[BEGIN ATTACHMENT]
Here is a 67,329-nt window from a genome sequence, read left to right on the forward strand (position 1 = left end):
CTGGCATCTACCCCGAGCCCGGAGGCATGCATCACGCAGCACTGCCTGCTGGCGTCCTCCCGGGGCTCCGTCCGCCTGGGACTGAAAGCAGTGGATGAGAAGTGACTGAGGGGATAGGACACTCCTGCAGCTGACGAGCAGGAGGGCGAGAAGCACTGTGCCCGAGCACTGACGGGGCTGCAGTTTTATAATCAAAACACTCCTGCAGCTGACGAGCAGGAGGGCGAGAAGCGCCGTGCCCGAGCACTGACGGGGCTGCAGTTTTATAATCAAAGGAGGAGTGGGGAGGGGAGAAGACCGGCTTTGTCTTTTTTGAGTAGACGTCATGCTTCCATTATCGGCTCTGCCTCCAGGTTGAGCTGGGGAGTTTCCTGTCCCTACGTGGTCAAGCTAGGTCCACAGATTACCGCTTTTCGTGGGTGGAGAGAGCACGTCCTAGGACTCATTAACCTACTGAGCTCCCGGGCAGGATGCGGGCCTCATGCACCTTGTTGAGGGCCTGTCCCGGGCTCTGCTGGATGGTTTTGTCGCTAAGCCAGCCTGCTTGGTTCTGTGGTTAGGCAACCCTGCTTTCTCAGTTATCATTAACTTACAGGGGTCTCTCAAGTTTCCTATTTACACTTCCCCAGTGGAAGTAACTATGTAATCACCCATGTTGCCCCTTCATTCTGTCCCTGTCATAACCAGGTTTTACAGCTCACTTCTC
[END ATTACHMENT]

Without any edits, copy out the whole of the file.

Here is a 67,329-nt window from a genome sequence, read left to right on the forward strand (position 1 = left end):
CTGGCATCTACCCCGAGCCCGGAGGCATGCATCACGCAGCACTGCCTGCTGGCGTCCTCCCGGGGCTCCGTCCGCCTGGGACTGAAAGCAGTGGATGAGAAGTGACTGAGGGGATAGGACACTCCTGCAGCTGACGAGCAGGAGGGCGAGAAGCACTGTGCCCGAGCACTGACGGGGCTGCAGTTTTATAATCAAAACACTCCTGCAGCTGACGAGCAGGAGGGCGAGAAGCGCCGTGCCCGAGCACTGACGGGGCTGCAGTTTTATAATCAAAGGAGGAGTGGGGAGGGGAGAAGACCGGCTTTGTCTTTTTTGAGTAGACGTCATGCTTCCATTATCGGCTCTGCCTCCAGGTTGAGCTGGGGAGTTTCCTGTCCCTACGTGGTCAAGCTAGGTCCACAGATTACCGCTTTTCGTGGGTGGAGAGAGCACGTCCTAGGACTCATTAACCTACTGAGCTCCCGGGCAGGATGCGGGCCTCATGCACCTTGTTGAGGGCCTGTCCCGGGCTCTGCTGGATGGTTTTGTCGCTAAGCCAGCCTGCTTGGTTCTGTGGTTAGGCAACCCTGCTTTCTCAGTTATCATTAACTTACAGGGGTCTCTCAAGTTTCCTATTTACACTTCCCCAGTGGAAGTAACTATGTAATCACCCATGTTGCCCCTTCATTCTGTCCCTGTCATAACCAGGTTTTACAGCTCACTTCTC